Investors around the world will be watching both closely.
U.S. markets will be closed Monday for Labor Day. But the eurozone will take center stage throughout the week as European Central Bank officials hold meetings to address next steps.
The ECB meetings will culminate on Thursday with the bank's monthly policy meeting and a press conference by President Mario Draghi.
ECB officials are widely expected to elaborate on their plan to buy short-term bonds issued by governments that formally request support from the eurozone bailout funds, which would require them to commit to certain conditions.
The central bank is aiming to ease the pressure on governments, like Spain and Italy, that are struggling to cut deficits and stimulate growth simultaneously.
Many are optimistic that Draghi will elaborate on the bond buyouts or announce further stimulus moves. He wrote an op-ed last week arguing that "exceptional measures" are justified to stabilize financial markets.
Borrowing costs in both Italy and Spain have fallen after a spike in July, signaling that investors are more confident that the central bank will do "whatever it takes" to support the euro.
"The fact remains that markets are squarely focused on Europe," said Quincy Krosby, market strategist for Prudential Financial. "The more that Europeans carve out a viable plan that assuages market fears and move closer to a plan, that should allow the dollar to remain weak, which is an attractive equation for U.S. markets."
Even as Europe dominates, investors will also parse through a number of key reports on employment in the United States.
The most watched-for one will come on Friday, when the Labor Department will release payroll data and the unemployment rate for August. Last month, businesses stepped up their hiring and beat expectations, but the unemployment rate ticked higher anyway.
Analysts say that investors will be paying even more attention to these numbers than usual, since employment figures will likely be part of the equation when the Federal Reserve decides whether it will announce quantitative easing at its Sept. 12-13 policy meeting.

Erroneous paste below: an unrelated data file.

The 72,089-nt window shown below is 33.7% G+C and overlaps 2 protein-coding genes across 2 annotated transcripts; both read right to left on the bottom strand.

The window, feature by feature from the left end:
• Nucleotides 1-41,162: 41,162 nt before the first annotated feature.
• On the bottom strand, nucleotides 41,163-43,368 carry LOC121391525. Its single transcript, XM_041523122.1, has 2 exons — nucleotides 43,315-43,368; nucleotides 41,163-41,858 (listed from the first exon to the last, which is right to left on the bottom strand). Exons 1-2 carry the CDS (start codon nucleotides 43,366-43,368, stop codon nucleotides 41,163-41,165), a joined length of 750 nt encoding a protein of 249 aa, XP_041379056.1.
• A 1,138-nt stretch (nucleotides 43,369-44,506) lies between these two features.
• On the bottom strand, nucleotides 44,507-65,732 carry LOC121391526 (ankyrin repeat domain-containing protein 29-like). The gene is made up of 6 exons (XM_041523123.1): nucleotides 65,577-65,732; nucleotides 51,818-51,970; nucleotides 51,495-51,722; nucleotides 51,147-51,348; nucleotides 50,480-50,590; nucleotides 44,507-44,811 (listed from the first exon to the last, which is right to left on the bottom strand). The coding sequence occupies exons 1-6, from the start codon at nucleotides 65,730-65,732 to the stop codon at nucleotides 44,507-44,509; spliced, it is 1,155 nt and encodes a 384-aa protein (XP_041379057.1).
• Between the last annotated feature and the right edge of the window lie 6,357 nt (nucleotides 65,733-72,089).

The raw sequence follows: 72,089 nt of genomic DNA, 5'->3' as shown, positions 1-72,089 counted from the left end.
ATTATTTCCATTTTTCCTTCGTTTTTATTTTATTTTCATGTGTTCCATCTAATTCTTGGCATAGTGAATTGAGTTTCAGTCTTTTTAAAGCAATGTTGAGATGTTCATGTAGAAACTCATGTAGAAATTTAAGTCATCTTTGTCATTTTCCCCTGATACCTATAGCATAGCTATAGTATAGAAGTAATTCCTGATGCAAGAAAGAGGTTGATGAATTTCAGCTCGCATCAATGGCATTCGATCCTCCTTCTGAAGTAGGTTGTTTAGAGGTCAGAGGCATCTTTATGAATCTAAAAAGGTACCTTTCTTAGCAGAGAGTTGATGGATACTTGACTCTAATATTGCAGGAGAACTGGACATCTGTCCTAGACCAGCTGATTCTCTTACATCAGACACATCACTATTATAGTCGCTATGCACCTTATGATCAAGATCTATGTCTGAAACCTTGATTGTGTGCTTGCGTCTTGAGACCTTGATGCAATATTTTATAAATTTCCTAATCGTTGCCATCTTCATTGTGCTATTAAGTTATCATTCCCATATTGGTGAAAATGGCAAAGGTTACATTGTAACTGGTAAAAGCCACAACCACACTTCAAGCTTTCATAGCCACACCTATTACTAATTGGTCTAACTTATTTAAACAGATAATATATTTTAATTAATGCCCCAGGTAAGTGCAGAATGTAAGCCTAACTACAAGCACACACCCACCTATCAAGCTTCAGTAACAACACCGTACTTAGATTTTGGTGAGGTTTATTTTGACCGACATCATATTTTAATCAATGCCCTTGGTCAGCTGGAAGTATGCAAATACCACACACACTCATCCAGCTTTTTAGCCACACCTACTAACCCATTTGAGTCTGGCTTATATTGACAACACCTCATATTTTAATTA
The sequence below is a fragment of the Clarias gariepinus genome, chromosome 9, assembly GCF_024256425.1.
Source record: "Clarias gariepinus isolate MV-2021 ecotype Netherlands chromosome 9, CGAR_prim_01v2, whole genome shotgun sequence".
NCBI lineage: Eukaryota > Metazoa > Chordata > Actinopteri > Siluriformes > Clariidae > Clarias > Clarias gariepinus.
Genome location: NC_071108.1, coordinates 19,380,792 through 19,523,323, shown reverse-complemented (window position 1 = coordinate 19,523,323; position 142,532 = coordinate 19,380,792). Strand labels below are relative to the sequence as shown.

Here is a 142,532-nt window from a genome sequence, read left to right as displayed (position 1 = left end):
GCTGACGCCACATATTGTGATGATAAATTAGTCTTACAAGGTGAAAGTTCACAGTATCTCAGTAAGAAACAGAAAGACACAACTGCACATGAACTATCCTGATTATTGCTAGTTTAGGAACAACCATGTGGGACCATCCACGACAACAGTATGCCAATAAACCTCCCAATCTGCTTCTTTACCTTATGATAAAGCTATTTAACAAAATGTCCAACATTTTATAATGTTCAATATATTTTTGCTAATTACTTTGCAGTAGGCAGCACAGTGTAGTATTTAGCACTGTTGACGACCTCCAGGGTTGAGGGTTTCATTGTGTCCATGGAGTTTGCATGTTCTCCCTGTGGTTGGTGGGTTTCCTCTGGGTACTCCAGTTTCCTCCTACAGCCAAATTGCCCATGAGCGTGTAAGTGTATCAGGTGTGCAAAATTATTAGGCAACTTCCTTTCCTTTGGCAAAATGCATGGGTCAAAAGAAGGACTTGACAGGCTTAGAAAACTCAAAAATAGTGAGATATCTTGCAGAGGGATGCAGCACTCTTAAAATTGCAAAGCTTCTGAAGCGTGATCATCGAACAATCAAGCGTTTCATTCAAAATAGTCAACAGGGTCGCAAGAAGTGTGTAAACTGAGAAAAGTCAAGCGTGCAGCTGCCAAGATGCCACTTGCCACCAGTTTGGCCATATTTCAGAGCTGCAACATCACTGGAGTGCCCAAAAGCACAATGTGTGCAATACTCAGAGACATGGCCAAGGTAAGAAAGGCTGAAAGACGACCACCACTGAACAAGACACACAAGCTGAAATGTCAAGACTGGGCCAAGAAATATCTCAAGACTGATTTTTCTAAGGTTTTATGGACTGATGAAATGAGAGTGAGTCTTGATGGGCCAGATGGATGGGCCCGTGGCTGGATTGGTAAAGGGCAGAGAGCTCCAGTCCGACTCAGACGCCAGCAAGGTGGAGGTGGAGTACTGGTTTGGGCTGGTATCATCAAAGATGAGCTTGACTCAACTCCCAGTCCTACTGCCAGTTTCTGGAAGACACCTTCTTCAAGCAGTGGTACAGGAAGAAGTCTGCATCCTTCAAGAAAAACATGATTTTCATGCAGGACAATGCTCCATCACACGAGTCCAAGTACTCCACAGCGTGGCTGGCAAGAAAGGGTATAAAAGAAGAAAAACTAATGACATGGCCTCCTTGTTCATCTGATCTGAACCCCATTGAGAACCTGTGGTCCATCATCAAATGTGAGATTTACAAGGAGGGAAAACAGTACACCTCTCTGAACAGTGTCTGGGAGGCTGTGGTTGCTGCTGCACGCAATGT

Fed Chairman Ben Bernanke made it clear in his high-profile speech in Jackson Hole, Wyo., last week that the labor market is of "grave concern" to the central bank.
"The rate of improvement in the labor market has been painfully slow," Bernanke said. "Over the past five years, the Federal Reserve has acted to support economic growth and foster job creation, and it is important to achieve further progress, particularly in the labor market."
According to Krosby, that's why the jobs figure is more than just a number.
"It's very much part of the guessing game as to what the Fed will do in its September meeting," she said. "What would the Fed need to see in order to introduce new quantitative easing?"
Other key reports related to the labor market are one on initial and continuing unemployment benefits claims, as well as the ADP employment report. Both will be released on Thursday.
Also this week, investors will digest reports on manufacturing, construction and crude inventories. And with Election Day less than two months away, the Democratic National Convention kicks off in Charlotte, N.C., on Tuesday.
U.S. stock markets ended a quiet week on a high note last week after Bernanke's speech. All three indexes also posted gains for August, with the Nasdaq climbing more than 4%.
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